Action priorities for and by people with dementia and their care partners

eNews sign-up

Sign up for our eNews and discover more about what we're up to, the difference we're making, and, most importantly, how you can help.


Media Release

Wednesday 16 March 2016

Action priorities for and by people with dementia and their care partners 

Today more than 70 people living with dementia and their carers will present Parliamentarians with a Communique outlining the priorities they have identified need immediate action to improve dementia care in Australia.  These action priorities are informed by their experiences and their knowledge of what would make a difference in their lives.

The Communique has been developed by consumers from across the country attending an intensive two-day National Consumer Summit at Parliament House in Canberra, to help shape the beginnings of a National Dementia Strategy. 

Mike Bryan who was diagnosed with younger onset Alzheimer’s disease two years ago attended the Summit with his wife and carer Linda Bryan.

“It is important for consumers like me to be included in the Summit.  Especially with a diagnosis of dementia, I have an important contribution to make to the discussion around the funding for dementia and the way in which we are supported by the Government and the Community.  It’s about improving the future situation for people who have been diagnosed with dementia,” Mr Bryan said. 

Mrs Bryan says it is critical that consumers are the drivers of future policy around dementia.

“I am pleased to be in a forum in which I have a real say in the issues that confront me as a carer.  My hope is that the recommendations from this Summit will result in a workable and fully-funded model for dementia care that is truly consumer-directed,” Mrs Bryan said.

Consumers unanimously called for a funded National Dementia Strategy with measurable outcomes which builds on the National Framework for Action on Dementia 2015-2019 and addresses the following action priorities:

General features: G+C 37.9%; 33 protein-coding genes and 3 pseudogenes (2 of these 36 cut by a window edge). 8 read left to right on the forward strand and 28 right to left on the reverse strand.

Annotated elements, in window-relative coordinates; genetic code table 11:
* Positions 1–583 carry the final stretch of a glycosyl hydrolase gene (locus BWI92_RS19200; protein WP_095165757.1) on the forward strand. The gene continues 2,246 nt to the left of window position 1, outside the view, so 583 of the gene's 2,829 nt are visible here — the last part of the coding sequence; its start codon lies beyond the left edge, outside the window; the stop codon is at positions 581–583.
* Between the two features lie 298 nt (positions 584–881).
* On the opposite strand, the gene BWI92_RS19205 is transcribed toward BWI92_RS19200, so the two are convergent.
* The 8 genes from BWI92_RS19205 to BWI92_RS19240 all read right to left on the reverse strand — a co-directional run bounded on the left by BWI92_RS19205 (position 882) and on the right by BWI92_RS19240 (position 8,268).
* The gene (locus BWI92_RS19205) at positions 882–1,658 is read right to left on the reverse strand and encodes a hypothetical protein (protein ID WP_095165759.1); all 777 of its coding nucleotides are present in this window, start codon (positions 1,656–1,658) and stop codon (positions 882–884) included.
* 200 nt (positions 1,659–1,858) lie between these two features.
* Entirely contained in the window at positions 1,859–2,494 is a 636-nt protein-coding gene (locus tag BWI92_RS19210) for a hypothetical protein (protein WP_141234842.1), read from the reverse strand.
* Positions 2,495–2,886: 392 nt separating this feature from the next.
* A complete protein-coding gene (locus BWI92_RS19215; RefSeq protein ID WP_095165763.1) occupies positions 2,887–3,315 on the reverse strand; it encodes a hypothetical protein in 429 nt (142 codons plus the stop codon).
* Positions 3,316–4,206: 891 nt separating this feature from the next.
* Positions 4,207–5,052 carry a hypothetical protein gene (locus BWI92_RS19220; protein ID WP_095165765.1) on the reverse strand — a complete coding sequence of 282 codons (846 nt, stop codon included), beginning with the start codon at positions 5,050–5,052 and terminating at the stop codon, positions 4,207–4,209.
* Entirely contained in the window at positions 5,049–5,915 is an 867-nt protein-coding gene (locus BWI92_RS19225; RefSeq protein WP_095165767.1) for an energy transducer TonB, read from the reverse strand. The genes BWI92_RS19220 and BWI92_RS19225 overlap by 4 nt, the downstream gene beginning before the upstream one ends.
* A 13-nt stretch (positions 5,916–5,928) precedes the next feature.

• Promote greater awareness and risk reduction
  • Tackle the stigma and discrimination associated with dementia and support social inclusion and participation
  • Improve access to timely diagnosis and high quality health care
  • Provide care and support in the community that supports independence, social engagement and effective support for informal carers
  • Ensure access to high quality residential care and publicly available information about consumer experience and quality of care
  • Improve end of life care and support for people with dementia
  • The implementation of Consumer Directed Care for people with dementia and their carers
  • The commitment to increase investment in dementia research

Alzheimer’s Australia National President Professor Graeme Samuel AC said, “today our consumers have articulated a vision for dementia in Australia, on behalf of the other 353,000 people living with the condition across the country. It is important we take the unanimous voice of our consumers to the policy makers who influence legislation to improve the quality of life for all those living with dementia and their families and carers.”

Read the full Communique here.

Media enquiries:

Bianca Armytage | 0407 019 430 | [email protected]

Alzheimer’s Australia is the peak body representing people with dementia and their families and carers. It provides advocacy, support services, education and information. More than 353,800 people have dementia in Australia. This number is projected to reach more than half a million by 2030.

National Dementia Helpline: 1800 100 500
An interpreter service is available
(The National Dementia Helpline is an Australian Government Initiative)
Dementia is a National Health Priority Area

Media resources and additional information